Videos: Ensemble Performances

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Ensemble Performances

Ensemble performance develops listening skill and performing skill. From the beginning of lessons, Music Moves students play in ensemble with the teacher or with another student. Duet performances may be a composed piece or completely improvised. One way students can play in ensemble is for one student to play macrobeats, another student to play microbeats, and a third student to improvise. The teacher may assign parts, rhythm pattern, and meter, or students may decide. To make a longer piece, students may create a new melody with the rhythm pattern or change parts, keeping the macrobeat constant, in a Round Robin format. Students may chant the macrobeats and/or microbeats while changing place, to keep a consistent tempo. Students are in charge when creating the ensemble improvisation and learn by doing it together without teacher assistance.

Christmas time is a great time for elementary school age ensemble playing. Each student can play a different part: MB, mb, melody, variation and more.
Students learn to play in ensemble from the beginning of Music Moves piano lessons. Six year old students perform in public with confidence.
Twins enjoy playing duets together and play two new duets every year. They always play from memory, because they have learned to perform without notation and without anxiety.
Performing in ensemble is a priority for Music Moves for Piano students. Duets and improvised duets are part of the normal curriculum and are performed without notation.
Sisters enjoy performing "Cowboy Joe" and improvising using a familiar song. Other siblings perform together. Students perform with each other. The student accompanying the violinist is in 6th grade. Notice how well he tracks the music notation and follows the violinists. A high school student creates an accompaniment for a soloist. Middle school students perform duets. All in good fun!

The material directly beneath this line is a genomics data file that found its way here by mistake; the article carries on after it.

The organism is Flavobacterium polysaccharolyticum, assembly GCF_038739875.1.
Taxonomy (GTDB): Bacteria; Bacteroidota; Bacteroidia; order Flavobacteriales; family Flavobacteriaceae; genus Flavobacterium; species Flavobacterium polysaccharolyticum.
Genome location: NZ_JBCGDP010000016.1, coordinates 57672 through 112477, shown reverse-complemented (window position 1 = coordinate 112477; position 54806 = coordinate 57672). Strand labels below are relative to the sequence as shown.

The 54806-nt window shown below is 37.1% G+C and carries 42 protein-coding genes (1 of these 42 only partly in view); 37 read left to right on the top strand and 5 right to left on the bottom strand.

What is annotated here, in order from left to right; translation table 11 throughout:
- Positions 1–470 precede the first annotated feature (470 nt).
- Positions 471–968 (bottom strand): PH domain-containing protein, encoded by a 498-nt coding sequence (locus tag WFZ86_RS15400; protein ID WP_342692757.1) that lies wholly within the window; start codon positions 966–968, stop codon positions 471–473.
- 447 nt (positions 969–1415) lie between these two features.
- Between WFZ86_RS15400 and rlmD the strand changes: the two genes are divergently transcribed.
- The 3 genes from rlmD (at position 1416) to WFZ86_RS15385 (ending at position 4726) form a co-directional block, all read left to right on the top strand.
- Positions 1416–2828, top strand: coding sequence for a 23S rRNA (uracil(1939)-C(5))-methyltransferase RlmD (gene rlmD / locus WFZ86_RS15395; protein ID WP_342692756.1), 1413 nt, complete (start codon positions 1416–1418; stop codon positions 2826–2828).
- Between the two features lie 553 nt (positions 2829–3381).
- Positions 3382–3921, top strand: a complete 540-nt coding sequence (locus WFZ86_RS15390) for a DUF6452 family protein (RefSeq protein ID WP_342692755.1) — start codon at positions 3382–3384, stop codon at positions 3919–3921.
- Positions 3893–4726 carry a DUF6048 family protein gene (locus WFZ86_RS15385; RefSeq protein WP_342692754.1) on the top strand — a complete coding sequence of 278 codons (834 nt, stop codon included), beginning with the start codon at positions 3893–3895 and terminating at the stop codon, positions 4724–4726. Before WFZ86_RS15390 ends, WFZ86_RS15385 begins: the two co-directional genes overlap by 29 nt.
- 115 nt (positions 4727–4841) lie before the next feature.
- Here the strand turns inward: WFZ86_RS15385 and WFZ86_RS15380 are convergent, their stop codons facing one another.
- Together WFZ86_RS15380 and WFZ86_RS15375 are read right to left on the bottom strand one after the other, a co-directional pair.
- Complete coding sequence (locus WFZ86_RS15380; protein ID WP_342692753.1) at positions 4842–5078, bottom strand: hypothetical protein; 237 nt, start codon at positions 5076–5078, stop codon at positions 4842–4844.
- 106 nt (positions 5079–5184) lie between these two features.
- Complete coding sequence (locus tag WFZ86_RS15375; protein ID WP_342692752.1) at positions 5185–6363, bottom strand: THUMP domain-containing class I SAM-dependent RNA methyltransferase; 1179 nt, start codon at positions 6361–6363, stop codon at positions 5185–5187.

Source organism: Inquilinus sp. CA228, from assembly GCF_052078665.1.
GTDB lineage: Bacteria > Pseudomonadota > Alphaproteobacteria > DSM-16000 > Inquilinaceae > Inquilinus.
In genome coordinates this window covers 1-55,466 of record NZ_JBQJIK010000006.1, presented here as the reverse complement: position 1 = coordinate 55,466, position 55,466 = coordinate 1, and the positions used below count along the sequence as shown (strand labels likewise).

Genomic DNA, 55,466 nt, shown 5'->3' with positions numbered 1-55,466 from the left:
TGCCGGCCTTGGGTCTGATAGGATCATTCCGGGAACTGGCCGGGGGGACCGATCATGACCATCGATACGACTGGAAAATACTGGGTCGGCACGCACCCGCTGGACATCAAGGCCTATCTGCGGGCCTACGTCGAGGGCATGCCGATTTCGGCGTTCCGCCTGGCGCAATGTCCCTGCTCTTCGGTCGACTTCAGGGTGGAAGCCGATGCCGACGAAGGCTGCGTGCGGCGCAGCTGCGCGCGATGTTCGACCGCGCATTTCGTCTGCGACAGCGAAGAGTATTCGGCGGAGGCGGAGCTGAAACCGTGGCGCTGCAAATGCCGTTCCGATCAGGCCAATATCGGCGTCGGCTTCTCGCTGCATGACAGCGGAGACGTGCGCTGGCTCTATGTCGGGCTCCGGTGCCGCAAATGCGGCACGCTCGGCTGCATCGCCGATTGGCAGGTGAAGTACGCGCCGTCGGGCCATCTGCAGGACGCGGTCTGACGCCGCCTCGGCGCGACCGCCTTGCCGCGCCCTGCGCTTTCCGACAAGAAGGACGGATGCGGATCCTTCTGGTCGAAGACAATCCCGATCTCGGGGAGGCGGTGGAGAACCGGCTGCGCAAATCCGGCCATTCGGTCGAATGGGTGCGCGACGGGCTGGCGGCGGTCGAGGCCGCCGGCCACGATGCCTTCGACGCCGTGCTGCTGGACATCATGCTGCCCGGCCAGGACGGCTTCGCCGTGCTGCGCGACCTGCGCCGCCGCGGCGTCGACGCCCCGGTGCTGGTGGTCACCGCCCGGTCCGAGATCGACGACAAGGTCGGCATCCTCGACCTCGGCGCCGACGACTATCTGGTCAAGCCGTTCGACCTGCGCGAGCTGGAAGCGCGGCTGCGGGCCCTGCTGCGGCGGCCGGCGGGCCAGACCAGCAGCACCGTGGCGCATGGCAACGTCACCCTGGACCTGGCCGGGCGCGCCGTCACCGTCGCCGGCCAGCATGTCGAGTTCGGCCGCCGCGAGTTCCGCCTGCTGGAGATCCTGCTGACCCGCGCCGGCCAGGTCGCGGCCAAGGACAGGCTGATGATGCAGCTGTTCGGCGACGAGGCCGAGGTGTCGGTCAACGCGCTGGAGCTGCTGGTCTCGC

When a younger student knows a tune, an older student can create an accompaniment. Accompanying/reading skills are fostered when a student learns to audiate.
Fast and faster is the goal. It does make a fun performance.
Music Moves for Two pieces make a fun performance. Students can change parts. Students can improvise. Several students can line up and take turns playing the ostinato pattern, the primo solo, or the improvised part.
Dedicated to Victor Borge Louis and Lauren Claussen, pianists Performance January 25, 2014 at Clara Thompson Hall, Drury University, Springfield, MO
Two students have played duets together and attended lessons together for 6 years.

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Video Podcasts

Tim Topham Interview

About MLT-Piano-based instruction. Click here to view.


Music Moves for Piano and Edwin E. Gordon's Music Learning Theory. Click here to view.

Musical U Team

Mind Before Fingers, with Marilyn White Lowe. Click here to view.

MMTA Exclusive

Music Moves for Piano: An Audiation-Based Piano Method here to view.

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